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ICs grown on graphene, patented

Posted: 11 Sep 2012 ?? ?Print Version ?Bookmark and Share

Keywords:graphene? GaAs nanowires? electrode?

Developing high-performance semiconductors built on graphene is now possible thanks to a team of researchers from the Norwegian University of Science and Technology (NTNU) who have patented the technology and have taken the steps to commercialize their breakthrough. The discovery, NTNU said, could help break new ground for more flexible, self-powered electronic devices.

NTNU's patented hybrid material offers excellent optoelectronic properties, according to Helge Weman, a professor at NTNU's department of electronics and telecommunications. "We have managed to combine low cost, transparency and flexibility in our new electrode," said Weman, who is also a co-founder and chief technology officer of the company created to market the research, CrayoNano (Trondheim, Norway).

The patented method of growing gallium arsenide (GaAs) nanowires on atomically thin graphene uses molecular beam epitaxy to grow the nanowires, according to NTNU. The research was published in U.S.-based journal Nano Letters.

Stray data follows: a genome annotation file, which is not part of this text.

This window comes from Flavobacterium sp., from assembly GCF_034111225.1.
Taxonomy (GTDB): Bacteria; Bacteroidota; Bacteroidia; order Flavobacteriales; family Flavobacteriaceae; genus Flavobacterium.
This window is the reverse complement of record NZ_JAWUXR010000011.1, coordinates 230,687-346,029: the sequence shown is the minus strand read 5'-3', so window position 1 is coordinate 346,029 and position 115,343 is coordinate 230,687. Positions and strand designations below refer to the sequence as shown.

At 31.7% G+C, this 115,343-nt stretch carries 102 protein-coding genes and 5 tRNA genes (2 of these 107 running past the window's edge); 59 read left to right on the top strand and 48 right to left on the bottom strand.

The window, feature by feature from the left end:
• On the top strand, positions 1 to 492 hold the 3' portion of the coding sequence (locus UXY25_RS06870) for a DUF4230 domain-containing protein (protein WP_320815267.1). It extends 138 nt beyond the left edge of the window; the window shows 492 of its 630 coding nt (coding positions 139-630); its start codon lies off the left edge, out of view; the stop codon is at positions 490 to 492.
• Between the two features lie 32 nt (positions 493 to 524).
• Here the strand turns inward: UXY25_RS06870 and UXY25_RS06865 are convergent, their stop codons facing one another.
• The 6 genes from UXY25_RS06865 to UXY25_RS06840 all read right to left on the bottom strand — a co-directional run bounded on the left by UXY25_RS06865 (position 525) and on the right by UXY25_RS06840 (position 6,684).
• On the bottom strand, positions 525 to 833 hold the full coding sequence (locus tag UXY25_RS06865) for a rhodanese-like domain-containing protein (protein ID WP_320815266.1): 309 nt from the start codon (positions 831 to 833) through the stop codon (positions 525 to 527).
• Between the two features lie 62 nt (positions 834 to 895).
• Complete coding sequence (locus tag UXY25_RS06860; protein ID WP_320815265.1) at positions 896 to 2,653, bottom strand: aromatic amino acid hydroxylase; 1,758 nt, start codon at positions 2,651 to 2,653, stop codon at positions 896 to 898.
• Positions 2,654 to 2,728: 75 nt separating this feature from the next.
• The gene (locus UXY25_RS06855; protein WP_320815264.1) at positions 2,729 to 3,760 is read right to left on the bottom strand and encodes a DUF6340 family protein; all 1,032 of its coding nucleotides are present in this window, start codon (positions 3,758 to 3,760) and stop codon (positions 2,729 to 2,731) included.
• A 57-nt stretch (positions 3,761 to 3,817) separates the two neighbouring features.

"We do not see this as a new product," Weman said through a statement. "This is a template for a new production method for semiconductor devices. We expect solar cells and light emitting diodes to be first in line when future applications are planned."

Researchers believe that semiconductors grown on graphene will eventually form the basis for new types of devices and could fundamentally change the semiconductor industry.

Weman said the NTNU technology "fits perfectly" with the production machinery already in place at companies like IBM and Samsung, which are working on methods for using graphene as a replacement for silicon in electronics and for new applications like flexible touchscreens for mobile phones. "We make it easy for them to upgrade consumer electronics to a level where design has no limits," Weman said.

The researchers envision the possibility of nanowire solar cells, which potentially could be efficient, cheap and flexible. The researchers also envision the technology being used to create self-powered nanomachines and advanced 3-D ICs built on graphene and semiconductor nanowires, enabling smaller and more efficient electronics.

"Semiconductors grown on graphene could become the basis for new types of device systems, and could transform the semiconductor industry by introducing graphene as a preferred substrate for many applications," Weman said.

NTNU said the research underpinning this latest breakthrough has been supported since 2007 by the Research Council of Norway. The technology has been patented and spun off as CrayoNano, the university said.

- Dylan McGrath
??EE Times

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